How One Company Is Using Wikis and Blogs to Unclog E-mail Boxes

The Berkshire Hathaway-owned CORT speeds up internal collaboration and project management with wikis and blogs.

By C.G. Lynch
Wed, December 19, 2007

CIOCORT Business Services has adopted wikis and blogs to help foster internal collaboration across different departments and to manage the workflow for its e-commerce site, which rents out home and office furniture and helps companies relocate employees to new locations.

A subsidiary of Berkshire Hathaway, CORT has approximately 2,500 employees spread out across 180 locations. The highly distributed nature of its workforce made it a perfect candidate for a social software suite, notes Lee Thomas, vice president of information technology and product development. "We're a decentralized company," he says. "It's hard to know who is impacted by every decision we make. We need the proper people to stay in the loop regarding relevant information, and stay out of the loop when it isn't relevant."

As that comment might suggest, Thomas says most internal communications and project management at CORT had been previously done over e-mail, which had its pitfalls. One of his many project teams that handles software development for cort.com, an e-commerce site that allows CORT customers to sign up for their relocation services or rent furniture, serves as a good example.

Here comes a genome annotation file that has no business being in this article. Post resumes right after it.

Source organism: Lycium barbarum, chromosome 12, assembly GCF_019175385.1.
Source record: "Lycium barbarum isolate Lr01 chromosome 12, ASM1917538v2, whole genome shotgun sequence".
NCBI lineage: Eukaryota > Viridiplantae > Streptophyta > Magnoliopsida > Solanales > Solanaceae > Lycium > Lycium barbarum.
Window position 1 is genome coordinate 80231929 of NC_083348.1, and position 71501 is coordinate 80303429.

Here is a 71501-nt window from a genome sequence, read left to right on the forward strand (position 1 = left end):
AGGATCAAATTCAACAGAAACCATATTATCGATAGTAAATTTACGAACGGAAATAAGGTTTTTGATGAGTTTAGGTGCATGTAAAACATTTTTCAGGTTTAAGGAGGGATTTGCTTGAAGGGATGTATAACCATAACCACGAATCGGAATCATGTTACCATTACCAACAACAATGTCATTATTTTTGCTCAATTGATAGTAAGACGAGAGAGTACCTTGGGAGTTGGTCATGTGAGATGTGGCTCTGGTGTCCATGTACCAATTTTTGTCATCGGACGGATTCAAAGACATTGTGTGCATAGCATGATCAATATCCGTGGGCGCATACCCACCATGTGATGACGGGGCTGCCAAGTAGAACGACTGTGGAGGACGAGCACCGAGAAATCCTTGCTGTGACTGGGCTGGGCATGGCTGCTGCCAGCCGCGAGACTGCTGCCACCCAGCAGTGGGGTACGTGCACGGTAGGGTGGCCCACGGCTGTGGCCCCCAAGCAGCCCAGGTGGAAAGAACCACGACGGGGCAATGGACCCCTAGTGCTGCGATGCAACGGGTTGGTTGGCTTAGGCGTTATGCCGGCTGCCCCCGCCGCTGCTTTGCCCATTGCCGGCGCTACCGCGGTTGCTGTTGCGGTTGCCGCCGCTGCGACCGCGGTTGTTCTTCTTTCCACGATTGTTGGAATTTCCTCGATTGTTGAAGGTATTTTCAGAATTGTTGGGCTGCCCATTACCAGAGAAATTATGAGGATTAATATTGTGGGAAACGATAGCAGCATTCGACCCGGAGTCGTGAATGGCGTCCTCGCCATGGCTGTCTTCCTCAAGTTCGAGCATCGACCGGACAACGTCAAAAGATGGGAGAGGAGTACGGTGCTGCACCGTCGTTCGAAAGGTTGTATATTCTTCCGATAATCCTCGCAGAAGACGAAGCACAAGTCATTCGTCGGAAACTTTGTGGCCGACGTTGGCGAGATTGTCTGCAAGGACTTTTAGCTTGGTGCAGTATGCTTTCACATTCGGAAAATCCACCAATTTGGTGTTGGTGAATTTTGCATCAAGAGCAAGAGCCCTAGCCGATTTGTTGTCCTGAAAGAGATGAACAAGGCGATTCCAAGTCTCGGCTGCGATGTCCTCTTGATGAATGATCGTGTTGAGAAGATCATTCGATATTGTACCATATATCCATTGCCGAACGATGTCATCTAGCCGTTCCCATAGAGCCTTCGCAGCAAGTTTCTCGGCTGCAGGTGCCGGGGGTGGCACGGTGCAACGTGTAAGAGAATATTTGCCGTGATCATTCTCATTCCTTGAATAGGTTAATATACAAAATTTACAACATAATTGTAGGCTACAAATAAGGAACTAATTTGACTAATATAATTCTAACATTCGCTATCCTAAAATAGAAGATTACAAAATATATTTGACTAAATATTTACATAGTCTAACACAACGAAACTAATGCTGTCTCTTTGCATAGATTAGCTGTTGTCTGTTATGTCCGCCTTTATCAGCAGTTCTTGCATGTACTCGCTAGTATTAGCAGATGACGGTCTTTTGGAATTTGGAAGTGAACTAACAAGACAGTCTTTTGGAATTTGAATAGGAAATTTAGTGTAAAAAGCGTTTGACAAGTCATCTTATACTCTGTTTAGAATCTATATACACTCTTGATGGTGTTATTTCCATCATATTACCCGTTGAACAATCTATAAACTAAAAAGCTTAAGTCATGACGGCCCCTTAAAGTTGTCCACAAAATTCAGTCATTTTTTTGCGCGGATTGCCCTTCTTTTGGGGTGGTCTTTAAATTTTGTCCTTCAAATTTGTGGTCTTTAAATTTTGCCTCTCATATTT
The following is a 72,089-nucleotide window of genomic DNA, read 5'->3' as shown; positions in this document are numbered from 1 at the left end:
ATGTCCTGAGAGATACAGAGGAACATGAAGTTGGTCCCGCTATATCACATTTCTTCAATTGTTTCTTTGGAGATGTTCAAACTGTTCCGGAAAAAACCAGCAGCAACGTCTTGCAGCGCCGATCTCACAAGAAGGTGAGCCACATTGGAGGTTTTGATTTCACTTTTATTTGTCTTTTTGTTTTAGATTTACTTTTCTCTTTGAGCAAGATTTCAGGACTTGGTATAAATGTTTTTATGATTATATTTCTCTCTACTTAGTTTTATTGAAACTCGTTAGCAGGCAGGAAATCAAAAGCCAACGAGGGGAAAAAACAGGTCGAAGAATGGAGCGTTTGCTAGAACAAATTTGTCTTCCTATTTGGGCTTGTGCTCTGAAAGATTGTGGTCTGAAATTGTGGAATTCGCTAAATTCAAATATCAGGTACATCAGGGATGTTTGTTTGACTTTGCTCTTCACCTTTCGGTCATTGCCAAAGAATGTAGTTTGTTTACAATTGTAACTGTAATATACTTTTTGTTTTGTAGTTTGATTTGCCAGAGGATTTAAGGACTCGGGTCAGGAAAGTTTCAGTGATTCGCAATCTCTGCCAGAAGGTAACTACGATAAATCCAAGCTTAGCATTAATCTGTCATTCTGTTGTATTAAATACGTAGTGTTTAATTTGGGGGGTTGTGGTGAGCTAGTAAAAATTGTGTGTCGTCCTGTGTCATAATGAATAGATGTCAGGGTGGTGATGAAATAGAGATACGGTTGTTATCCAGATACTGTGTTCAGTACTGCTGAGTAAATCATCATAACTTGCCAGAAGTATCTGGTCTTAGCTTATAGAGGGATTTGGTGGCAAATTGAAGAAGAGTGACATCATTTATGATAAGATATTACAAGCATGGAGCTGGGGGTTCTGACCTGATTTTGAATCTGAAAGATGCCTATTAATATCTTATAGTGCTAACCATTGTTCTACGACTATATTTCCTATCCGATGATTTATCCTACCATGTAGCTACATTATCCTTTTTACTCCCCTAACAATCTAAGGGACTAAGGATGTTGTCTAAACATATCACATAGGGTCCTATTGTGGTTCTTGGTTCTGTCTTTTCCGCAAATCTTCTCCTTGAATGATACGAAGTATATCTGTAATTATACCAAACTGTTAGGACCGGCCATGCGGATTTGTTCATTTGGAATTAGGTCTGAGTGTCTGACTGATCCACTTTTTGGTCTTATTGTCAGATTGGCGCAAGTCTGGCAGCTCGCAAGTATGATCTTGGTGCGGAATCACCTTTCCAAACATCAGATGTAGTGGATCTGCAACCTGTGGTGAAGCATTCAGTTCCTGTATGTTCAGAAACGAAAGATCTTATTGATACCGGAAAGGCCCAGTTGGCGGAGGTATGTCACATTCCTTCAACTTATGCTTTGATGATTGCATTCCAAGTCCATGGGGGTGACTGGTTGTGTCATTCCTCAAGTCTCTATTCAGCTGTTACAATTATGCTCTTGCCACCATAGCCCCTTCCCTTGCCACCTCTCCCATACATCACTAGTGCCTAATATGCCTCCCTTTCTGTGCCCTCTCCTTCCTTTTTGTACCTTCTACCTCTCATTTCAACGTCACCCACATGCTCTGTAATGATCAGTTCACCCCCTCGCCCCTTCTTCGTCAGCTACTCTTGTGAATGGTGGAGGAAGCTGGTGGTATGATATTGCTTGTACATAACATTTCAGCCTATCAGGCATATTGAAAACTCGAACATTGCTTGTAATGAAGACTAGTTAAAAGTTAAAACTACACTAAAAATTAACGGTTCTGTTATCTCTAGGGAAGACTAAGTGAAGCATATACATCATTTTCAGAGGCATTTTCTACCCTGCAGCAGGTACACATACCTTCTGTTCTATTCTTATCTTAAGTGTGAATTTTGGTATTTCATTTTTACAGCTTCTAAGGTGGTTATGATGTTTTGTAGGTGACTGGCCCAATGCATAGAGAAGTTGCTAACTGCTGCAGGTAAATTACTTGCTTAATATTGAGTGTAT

Like any website, cort.com gets an occasional software bug. In the past, developers would address that bug and communicate about the process for fixing it by e-mailing each other. Now, if one of them notices it or sets out to fix it, he can post a message on a blog or update a wiki, leaving it there for his or her colleagues to see (and making sure they don't waste their time trying to fix it simultaneously).

Jonathan Edwards, an analyst with Yankee Group who studies Web 2.0 in the enterprise, says many companies have begun to see the value in bringing these types of technologies into the workplace internally because teams can use them in any way they see fit. "The beauty of these tools is their flexibility," Edwards says. "They are being used for project management, internal collaboration, and to build customer, partner and developer communities. [Social software] vendors have been blown away with the creativity of their clients."

Thomas himself is a good example. As a department head, he frequently had to write e-mails updating his team on operational issues and line of business heads who were interested in ongoing IT projects. Since adopting the social software platform, those parties shouldn't expect to see e-mails from him anymore; he requires that they subscribe to his blog, where he lays it all out. "I'm getting out of the status report business," he says, chuckling.

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